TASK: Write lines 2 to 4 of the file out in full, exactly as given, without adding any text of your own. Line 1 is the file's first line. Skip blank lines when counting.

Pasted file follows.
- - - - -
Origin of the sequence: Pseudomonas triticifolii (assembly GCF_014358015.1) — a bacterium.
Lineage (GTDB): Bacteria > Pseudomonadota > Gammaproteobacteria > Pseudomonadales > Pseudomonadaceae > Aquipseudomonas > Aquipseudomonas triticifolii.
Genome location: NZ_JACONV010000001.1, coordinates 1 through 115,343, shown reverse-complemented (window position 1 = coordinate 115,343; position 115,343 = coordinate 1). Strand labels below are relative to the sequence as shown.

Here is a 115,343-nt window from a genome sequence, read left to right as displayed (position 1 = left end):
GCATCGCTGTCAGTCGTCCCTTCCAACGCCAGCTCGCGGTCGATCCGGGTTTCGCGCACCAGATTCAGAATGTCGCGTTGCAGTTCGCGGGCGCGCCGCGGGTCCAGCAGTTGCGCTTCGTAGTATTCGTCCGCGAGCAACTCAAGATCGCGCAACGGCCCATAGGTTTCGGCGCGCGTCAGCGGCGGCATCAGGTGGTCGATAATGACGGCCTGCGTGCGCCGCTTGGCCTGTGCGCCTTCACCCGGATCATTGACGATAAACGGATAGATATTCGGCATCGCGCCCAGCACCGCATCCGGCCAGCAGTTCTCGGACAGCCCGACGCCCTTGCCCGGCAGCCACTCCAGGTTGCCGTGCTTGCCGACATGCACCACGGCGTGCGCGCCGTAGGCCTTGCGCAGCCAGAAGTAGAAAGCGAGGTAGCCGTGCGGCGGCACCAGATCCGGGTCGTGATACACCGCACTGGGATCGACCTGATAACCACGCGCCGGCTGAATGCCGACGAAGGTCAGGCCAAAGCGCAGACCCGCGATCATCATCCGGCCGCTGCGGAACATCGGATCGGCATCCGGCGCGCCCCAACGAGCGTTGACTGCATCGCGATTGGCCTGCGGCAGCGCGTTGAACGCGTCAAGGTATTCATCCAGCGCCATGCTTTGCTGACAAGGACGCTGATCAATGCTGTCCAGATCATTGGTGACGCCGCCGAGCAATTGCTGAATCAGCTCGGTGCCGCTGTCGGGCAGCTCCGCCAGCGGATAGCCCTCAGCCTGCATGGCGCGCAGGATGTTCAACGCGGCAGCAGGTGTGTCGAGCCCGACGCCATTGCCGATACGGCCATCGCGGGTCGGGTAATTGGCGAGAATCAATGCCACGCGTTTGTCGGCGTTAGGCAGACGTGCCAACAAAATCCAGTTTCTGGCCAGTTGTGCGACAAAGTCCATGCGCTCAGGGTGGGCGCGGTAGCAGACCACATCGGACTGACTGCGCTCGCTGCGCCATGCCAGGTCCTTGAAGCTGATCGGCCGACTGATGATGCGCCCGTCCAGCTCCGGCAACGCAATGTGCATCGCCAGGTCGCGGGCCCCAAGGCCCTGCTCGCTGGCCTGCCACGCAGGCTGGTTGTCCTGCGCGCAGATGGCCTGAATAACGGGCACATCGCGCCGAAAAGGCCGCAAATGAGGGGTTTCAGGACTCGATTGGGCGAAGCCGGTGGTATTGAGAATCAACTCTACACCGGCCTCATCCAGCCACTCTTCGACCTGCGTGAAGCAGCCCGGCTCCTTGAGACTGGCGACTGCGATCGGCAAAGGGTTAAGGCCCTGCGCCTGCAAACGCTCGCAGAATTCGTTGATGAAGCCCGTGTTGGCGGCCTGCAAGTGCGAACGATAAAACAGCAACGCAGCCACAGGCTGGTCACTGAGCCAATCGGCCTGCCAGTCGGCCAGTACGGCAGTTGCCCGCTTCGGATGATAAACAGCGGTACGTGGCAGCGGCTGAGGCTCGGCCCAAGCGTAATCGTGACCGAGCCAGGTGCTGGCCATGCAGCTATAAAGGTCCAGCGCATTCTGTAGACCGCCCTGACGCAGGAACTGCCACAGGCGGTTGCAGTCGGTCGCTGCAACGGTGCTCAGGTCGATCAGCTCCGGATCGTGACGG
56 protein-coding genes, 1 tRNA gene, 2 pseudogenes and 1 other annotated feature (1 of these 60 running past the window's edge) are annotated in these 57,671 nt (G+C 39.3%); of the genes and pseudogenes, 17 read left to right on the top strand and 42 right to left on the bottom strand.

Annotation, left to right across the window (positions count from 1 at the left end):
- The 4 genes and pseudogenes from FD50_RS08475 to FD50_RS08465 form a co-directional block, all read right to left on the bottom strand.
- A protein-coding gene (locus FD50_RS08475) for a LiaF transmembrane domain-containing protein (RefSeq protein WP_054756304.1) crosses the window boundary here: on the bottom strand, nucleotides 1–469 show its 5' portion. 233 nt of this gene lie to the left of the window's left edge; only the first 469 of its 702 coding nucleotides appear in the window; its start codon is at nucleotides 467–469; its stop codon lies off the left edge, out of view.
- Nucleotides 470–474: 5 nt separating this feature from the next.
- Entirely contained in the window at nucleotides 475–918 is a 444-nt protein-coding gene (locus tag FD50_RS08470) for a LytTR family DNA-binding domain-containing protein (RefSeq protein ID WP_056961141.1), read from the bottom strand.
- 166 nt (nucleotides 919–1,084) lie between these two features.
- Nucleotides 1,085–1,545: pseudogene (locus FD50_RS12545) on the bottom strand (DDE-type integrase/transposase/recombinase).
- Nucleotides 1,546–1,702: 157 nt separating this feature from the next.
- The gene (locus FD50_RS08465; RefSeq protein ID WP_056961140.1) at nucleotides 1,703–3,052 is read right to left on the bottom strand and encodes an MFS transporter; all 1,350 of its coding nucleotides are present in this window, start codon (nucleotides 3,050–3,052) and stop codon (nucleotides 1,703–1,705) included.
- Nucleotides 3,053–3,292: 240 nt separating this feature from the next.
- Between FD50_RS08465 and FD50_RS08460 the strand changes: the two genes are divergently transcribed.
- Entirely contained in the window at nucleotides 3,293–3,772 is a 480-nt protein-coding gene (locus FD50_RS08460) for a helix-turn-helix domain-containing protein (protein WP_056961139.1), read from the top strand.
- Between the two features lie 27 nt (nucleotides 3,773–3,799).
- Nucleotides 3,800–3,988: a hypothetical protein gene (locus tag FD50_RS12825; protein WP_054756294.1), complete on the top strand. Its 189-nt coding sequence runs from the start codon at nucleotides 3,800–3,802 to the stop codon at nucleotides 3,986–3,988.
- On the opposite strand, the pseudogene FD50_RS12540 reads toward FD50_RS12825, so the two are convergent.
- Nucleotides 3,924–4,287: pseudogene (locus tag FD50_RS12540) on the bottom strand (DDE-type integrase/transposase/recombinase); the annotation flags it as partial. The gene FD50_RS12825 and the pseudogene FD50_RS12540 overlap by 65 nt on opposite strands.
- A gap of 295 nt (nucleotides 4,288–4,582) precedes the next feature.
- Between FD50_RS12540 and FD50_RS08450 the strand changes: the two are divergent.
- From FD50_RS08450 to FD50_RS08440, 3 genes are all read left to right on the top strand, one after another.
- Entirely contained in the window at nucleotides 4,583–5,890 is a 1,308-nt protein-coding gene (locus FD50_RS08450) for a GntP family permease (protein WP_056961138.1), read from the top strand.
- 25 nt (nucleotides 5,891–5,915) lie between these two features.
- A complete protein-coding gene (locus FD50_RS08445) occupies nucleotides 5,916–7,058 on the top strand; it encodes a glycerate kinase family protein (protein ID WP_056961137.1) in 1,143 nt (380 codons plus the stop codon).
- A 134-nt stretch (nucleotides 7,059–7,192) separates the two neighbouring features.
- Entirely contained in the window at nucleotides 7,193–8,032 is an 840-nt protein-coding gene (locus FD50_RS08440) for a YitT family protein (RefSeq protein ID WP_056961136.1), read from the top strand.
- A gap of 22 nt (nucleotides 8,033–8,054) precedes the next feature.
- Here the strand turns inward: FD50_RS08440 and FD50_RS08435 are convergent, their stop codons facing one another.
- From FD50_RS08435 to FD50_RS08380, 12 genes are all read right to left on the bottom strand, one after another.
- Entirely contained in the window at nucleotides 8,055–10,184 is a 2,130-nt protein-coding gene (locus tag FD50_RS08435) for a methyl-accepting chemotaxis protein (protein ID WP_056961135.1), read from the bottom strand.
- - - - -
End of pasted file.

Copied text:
Lineage (GTDB): Bacteria > Pseudomonadota > Gammaproteobacteria > Pseudomonadales > Pseudomonadaceae > Aquipseudomonas > Aquipseudomonas triticifolii.
Genome location: NZ_JACONV010000001.1, coordinates 1 through 115,343, shown reverse-complemented (window position 1 = coordinate 115,343; position 115,343 = coordinate 1). Strand labels below are relative to the sequence as shown.

Here is a 115,343-nt window from a genome sequence, read left to right as displayed (position 1 = left end):